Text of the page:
Switzerland must imitate Arsenal to unlock Granit Xhaka after hard-fought Cameroon victory

In some ways, Switzerland’s World Cup got off to a perfect start with a 1-0 victory over Cameroon. Going into their second game against Brazil, the Swiss have three points on their tally and don’t need a shock win over the pre-tournament favorites to keep their knockout hopes alive.

It was a tough victory though, with Cameroon the better team in the first half and unlucky not to be ahead at half-time before their European opponents scored through Cameroon-born Breel Embolo early in the second period and, subsequently choked life out of the games.

No one could legitimately argue that the Swiss attack was firing on all cylinders, but the answer to unleashing its potential is already within its ranks and goes by the name of Granit Xhaka. The captain earned his 107th cap for Qatar and has been a key player since debuting in 2011, as proven by playing every minute of their recent Nations League campaign, but it is time to change their role in the squad to make them legitimate contenders .

Xhaka has been a revelation for Arsenal this season and his transformation from persona non grata at the Emirates – where, at the nadir of his relationship with Gunners supporters, he swore and sneered at them after being substituted against Crystal Palace in 2019 – for a beloved key figure in one side sitting at the top of the Premier League is remarkable.

It’s a transformation for which coach Mikel Arteta, like the player himself, deserves great credit. For most of his time in North London, the 30-year-old has been an advanced midfielder, protecting all four defenders and offering little in the opposition’s final third. However, this year, he was a loose man.

He has developed into an incredibly effective box-to-box midfielder as the number 8 on the left side, with Martin Odegaard filling the same role on the opposite side. The number of passes he makes has dropped by around 15 per cent, with Thomas Partey now the closest port of call for Arsenal defenders to find possession, but the ones he makes are more telling. He’s creating more, has twice as many hits in the opponent’s box, and has become an attacking force. He has already scored four goals – the same amount he scored in the previous three seasons combined – in addition to several assists. And he covers more ground than any of his teammates with his diesel engine.

In short, the 2022 version of Granit Xhaka is exactly the type of player a shy Switzerland could use. His 15 goals were the fewest by any group winner in European qualifying and eight of them came in just two games against Lithuania and Bulgaria.

Xhaka was pressured mainly in defensive roles during Switzerland’s World Cup opener against Cameroon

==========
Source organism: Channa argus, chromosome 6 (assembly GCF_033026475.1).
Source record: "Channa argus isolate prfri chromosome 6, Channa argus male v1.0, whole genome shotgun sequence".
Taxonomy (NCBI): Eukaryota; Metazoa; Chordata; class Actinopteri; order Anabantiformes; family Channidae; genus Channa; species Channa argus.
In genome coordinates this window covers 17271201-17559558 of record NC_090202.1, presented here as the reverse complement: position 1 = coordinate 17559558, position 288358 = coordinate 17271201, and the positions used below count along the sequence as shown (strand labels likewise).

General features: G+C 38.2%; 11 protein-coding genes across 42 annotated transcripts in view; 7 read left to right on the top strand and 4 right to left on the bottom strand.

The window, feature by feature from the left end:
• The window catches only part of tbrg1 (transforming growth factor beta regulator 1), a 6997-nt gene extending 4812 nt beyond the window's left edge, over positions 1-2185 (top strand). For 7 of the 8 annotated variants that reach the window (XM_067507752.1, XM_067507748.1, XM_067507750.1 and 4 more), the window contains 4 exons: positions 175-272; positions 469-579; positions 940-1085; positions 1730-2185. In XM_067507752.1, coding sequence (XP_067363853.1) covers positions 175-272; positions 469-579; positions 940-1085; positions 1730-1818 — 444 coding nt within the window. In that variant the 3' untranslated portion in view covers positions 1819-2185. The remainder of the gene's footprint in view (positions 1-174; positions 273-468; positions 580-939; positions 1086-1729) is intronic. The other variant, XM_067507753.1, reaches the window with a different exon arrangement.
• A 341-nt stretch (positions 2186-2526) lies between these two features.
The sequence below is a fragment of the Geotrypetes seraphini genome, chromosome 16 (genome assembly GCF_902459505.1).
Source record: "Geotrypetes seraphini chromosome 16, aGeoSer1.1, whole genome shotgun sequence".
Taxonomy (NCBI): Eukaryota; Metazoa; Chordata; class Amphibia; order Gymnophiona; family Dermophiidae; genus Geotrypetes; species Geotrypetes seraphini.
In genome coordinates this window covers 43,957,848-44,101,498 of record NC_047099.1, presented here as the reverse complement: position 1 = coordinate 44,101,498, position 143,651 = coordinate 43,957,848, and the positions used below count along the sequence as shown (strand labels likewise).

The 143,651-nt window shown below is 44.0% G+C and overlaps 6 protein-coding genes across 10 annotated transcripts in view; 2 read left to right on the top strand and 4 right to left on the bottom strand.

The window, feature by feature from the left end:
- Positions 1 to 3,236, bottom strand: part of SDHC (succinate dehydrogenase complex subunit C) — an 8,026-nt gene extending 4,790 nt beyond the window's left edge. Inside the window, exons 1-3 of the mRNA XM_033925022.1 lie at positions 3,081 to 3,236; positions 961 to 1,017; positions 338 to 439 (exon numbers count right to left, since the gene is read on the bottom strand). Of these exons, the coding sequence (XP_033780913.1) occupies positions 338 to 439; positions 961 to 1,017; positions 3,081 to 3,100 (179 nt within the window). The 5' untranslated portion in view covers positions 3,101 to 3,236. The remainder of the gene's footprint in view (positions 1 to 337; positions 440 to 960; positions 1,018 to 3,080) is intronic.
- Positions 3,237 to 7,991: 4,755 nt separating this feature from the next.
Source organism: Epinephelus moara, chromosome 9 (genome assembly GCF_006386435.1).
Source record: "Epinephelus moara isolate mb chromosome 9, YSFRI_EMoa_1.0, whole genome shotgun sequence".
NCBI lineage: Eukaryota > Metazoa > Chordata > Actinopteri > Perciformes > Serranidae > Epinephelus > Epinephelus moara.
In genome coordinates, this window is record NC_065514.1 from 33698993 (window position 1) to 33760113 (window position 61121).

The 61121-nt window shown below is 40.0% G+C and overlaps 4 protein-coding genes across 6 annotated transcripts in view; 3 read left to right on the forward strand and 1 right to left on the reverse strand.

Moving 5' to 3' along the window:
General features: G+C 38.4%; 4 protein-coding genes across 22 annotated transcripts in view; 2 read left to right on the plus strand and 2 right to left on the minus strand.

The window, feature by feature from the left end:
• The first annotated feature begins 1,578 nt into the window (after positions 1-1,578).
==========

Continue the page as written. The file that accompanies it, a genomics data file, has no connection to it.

However, his role in the national team, as shown in his World Cup debut against Cameroon, is different. He brings balance and stability as a shield to the defence, with the thought that he can push them off the defence. He still scores the occasional spectacular goal – though perhaps he should score more – but is less of a threat in the opposing midfield, with Xherdan Shaqiri, Djibril Sow, Ruben Vargas and others shouldering the creative responsibilities behind leader Breel Embolo.

It’s a role that hasn’t always gone down well with the vocal midfielder – he’s a blunt talker and there were rumors of a falling out with manager Murat Yakin in June, where Xhaka’s comments about the team’s tactics were seen as a criticism of the your boss. Both men downplayed it, but there’s a sense that Xhaka believes he has more to offer.

Judging by the opening game in Qatar, he’s right. He was reasonably solid in his role as a defensive shield, but Cameroon still saw off the Swiss in the first half, with Eric Choupo-Moting and Karl Toko-Ekambi missing great chances after balls that split the defence. After the break, he helped his side lose possession of the African side as they held on for victory, but a second goal courtesy of more attacking flourishes would have made for a more comfortable journey.

There were glimpses of him in attack – an 11th-minute strike from distance went well over the bar and he almost put the result beyond doubt with another shot from outside the penalty area in the dying minutes, but André Onana equaled his low, skimming strike. An early ball kicked over the top was millimeters past Silvan Widmer’s stretch as well, but generally, the onus of attack was left to his teammates.

Switzerland got the victory they needed, so maybe it’s hard to be too critical, but fixing the roof when the sun is shining, as they say. The Swiss have offered little in attack to worry group favorites Brazil or perhaps even Serbia, let alone defensively, let alone any team they might face in the knockout rounds.

They don’t require a complete overhaul of your tactical system, just a little less granite – if you will – and a little more talent from Xhaka. It’s waiting to be unlocked, and as Arsenal discovered, the results could be transformative.

By Peter Kavinsky

Peter Kavinsky is the Executive Editor at